A new study found a single variant that may underlie the genetic basis for some disparities in cancer incidence and outcomes in African-descent populations. [NCI]
A new study found a single variant that may underlie the genetic basis for some disparities in cancer incidence and outcomes in African-descent populations. [NCI]

Clinical outcomes over the years have led cancer researchers to the supposition that African Americans have a higher death rate and shorter period of survival among patients with commonly diagnosed cancers. The underlying cause of these scenarios has produced some hypotheses—many focused on whether socioeconomic factors contribute to the increased mortality statistics. Furthermore, scientists have been searching for a genetic basis for these disparities, with the hope of uncovering therapeutic interventions that could address this seemingly ethnic bias.

Now, investigators at The Wistar Institute have pinpointed a single variant in a gene that is only found among Africans and African Americans that makes cancer resistant to cell death and may contribute to the increased cancer risk.

The findings from this study were published recently in Genes and Development through an article entitled “An African-specific polymorphism in the TP53 gene impairs p53 tumor suppressor function in a mouse model.”

“We may finally have a truly genetic explanation for why African Americans are more prone to a variety of cancers,” explained senior study author Maureen Murphy, Ph.D., professor and program leader in the molecular and cellular oncogenesis program at The Wistar Institute. “This is a variant that has never been observed in Caucasian populations, so identifying people who have this variant may be crucial for providing improved prognosis and personalized treatment that will lead to better outcomes.”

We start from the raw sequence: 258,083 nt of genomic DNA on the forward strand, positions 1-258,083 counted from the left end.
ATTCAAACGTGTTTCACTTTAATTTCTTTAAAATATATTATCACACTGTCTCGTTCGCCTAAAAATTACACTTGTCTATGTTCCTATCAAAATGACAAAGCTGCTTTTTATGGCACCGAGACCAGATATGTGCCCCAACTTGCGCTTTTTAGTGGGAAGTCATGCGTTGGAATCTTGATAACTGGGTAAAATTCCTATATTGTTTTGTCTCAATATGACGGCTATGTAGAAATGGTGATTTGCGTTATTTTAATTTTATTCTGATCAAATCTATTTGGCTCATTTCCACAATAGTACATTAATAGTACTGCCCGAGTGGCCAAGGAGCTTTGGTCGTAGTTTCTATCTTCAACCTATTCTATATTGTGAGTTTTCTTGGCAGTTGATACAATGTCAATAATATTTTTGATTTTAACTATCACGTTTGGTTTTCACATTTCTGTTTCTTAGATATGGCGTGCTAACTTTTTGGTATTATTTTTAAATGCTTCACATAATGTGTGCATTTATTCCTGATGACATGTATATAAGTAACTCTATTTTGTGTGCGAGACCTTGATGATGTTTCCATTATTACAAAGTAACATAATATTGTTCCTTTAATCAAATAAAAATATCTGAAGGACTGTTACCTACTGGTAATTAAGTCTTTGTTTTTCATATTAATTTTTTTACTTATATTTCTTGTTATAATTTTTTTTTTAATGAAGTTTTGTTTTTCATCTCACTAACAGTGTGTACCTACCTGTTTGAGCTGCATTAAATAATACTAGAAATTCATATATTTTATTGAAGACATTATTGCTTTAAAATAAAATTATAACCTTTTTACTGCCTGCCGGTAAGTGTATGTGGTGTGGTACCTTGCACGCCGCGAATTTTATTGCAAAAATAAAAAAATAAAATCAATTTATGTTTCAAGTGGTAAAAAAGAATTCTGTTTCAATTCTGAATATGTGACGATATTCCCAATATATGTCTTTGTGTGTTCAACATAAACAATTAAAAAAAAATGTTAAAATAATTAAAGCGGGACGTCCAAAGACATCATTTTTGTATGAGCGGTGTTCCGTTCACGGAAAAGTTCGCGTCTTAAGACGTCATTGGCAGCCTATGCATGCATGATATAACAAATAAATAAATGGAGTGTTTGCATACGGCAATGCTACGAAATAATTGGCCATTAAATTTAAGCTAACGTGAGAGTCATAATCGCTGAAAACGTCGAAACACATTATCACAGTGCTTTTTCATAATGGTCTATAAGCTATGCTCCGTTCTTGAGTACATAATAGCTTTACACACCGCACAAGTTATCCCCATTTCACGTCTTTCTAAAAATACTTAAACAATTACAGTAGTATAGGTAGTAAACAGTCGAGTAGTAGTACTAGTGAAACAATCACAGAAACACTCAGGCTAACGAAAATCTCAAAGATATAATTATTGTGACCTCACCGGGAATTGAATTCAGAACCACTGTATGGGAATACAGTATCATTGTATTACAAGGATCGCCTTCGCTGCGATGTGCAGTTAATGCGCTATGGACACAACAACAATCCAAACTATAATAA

Dr. Murphy and her colleagues studied variants of p53, a tumor suppressor gene that is mutated in the vast majority of cancers. One particular variant, S47, is restricted to people of African descent, occurring in approximately 2% of African Americans and up to 8% of Africans.

The Wistar scientists created a mouse model that contained the S47 variant, in order to study the impact of this mutation in otherwise genetically identical organisms. The researchers seek to make this physiologically relevant model system widely available to scientists investigating new treatments for patients with the S47 genetic variant—with the overall goal of developing new diagnostic and efficacious treatment regimens.

“We show that mice expressing S47 in homozygous or heterozygous form are susceptible to spontaneous cancers of diverse histological types,” the authors wrote. “Our data suggest that the S47 variant may contribute to increased cancer risk in individuals of African descent, and our findings highlight the need to assess the contribution of this variant to cancer risk in these populations.”

Surprisingly, the Wistar team also found that spontaneous cancer occurred in 80% of the mice with the variant. Liver cancer, lymphoma, and colorectal cancer occurred most frequently in the mice with the S47 variant. These findings are in agreement with clinical data that shows liver cancer is more common in African Americans, as well as the fact that colorectal cancer is responsible for approximately 9% of all newly diagnosed cases of cancer among African Americans.

“Validation of these results in humans will require a large population to determine the significance it has on cancer risk among those of African descent,” Dr. Murphy noted. “However, we now have some of the strongest evidence ever obtained for a genetic basis for this disparity and a larger, population-based study is warranted.”

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